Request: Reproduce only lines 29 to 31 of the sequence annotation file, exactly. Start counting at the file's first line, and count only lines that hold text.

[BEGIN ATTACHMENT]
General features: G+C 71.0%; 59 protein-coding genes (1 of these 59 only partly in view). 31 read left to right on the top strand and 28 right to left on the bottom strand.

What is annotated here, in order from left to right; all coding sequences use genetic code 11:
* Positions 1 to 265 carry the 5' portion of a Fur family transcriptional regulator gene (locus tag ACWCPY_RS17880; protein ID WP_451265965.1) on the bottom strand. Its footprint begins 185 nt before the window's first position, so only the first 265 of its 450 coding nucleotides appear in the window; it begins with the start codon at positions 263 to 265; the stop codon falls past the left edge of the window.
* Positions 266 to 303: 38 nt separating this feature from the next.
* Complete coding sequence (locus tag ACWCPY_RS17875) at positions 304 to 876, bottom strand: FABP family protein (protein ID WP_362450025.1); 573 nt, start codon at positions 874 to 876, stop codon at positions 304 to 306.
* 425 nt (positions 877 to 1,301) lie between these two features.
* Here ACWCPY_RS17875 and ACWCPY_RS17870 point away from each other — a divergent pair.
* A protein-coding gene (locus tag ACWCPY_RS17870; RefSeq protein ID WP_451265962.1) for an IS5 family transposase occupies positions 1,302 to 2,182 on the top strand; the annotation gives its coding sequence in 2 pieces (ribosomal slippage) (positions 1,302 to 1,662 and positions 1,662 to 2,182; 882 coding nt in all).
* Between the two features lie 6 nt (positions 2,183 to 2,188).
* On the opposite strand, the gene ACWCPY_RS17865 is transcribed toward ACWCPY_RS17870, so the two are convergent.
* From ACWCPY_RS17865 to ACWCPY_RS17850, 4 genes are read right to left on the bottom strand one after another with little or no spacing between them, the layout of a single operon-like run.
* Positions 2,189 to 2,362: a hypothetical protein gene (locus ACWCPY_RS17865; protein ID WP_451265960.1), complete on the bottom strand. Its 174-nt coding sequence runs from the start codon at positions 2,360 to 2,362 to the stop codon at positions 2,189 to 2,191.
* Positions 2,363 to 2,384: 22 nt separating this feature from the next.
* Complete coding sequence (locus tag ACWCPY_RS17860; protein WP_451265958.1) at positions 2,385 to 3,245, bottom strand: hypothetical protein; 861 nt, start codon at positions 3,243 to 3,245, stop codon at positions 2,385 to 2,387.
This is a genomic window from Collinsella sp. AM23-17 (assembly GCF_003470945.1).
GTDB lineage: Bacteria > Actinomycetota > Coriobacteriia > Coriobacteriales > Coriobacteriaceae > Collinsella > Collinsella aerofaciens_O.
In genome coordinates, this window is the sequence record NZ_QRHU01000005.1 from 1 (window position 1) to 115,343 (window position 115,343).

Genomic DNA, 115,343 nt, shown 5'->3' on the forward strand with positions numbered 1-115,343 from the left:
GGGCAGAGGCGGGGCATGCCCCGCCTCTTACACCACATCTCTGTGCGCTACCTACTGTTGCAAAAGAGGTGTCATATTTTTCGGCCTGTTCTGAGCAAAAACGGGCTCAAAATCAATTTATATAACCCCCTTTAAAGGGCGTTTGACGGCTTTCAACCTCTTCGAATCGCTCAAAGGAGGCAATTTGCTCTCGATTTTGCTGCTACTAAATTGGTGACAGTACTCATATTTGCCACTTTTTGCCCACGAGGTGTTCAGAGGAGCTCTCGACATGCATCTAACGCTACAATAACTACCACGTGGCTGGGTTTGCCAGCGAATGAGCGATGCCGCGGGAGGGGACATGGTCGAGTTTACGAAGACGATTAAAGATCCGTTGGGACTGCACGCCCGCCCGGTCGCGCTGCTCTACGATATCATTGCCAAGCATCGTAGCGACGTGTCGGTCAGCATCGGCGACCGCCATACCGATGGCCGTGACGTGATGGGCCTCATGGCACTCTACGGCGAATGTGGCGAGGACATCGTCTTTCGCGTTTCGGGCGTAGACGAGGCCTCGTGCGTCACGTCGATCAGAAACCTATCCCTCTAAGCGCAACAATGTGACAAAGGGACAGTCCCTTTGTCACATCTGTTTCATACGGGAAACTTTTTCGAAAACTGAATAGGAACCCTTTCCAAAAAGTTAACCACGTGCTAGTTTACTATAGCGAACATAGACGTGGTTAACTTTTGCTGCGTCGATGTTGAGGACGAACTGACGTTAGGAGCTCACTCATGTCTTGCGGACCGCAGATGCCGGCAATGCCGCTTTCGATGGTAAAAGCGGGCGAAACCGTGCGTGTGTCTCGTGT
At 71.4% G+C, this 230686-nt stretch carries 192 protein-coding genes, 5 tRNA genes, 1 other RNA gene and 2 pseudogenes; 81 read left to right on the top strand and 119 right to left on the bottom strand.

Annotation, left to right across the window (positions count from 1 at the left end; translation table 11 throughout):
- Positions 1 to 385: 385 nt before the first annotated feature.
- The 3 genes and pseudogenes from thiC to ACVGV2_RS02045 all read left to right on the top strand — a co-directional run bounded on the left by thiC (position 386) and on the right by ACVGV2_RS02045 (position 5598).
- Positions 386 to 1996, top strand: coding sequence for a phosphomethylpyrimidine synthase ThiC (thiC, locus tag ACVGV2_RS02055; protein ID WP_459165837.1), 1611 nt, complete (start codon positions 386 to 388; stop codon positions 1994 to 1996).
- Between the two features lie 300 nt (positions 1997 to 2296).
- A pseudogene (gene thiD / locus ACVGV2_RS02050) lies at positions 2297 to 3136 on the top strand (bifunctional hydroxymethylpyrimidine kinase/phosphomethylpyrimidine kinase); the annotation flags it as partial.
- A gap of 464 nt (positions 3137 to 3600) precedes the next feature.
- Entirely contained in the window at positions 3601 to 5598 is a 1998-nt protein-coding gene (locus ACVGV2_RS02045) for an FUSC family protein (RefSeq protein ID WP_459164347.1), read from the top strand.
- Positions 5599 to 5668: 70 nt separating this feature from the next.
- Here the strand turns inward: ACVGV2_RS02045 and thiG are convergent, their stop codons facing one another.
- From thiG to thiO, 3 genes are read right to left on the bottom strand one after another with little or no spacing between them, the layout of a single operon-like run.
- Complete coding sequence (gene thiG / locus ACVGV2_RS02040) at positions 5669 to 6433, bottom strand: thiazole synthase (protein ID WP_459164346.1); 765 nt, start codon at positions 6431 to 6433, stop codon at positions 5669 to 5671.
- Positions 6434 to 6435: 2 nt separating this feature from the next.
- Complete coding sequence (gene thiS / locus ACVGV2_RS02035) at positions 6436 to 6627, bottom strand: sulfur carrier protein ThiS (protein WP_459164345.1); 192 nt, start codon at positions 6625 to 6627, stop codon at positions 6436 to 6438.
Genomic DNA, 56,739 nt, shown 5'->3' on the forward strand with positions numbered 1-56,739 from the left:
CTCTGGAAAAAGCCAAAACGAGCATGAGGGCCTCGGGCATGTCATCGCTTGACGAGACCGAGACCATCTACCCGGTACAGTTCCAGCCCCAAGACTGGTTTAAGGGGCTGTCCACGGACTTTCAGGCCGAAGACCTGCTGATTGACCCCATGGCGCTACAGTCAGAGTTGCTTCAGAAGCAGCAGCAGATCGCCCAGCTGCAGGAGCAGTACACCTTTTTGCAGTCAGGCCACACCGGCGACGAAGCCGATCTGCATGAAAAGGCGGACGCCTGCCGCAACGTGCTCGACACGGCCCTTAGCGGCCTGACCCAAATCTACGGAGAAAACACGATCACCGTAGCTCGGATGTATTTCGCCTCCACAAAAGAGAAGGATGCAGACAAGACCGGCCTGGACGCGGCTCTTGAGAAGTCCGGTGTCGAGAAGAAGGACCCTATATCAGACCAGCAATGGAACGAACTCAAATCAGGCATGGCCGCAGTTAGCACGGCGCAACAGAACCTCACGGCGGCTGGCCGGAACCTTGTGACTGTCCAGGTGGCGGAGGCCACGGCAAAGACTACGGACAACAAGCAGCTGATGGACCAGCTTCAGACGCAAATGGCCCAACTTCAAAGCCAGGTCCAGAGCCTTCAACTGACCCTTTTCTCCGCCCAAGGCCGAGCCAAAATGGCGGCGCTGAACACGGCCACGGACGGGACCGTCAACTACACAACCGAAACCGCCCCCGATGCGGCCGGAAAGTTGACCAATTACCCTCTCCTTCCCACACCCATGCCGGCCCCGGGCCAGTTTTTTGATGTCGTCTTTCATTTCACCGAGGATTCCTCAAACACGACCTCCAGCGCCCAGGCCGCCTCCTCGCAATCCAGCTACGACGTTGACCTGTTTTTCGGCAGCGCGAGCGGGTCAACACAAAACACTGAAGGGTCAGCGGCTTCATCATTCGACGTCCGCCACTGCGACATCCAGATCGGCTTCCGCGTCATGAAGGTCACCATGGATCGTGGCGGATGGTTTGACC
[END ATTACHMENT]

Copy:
- Positions 5599 to 5668: 70 nt separating this feature from the next.
- Here the strand turns inward: ACVGV2_RS02045 and thiG are convergent, their stop codons facing one another.
- From thiG to thiO, 3 genes are read right to left on the bottom strand one after another with little or no spacing between them, the layout of a single operon-like run.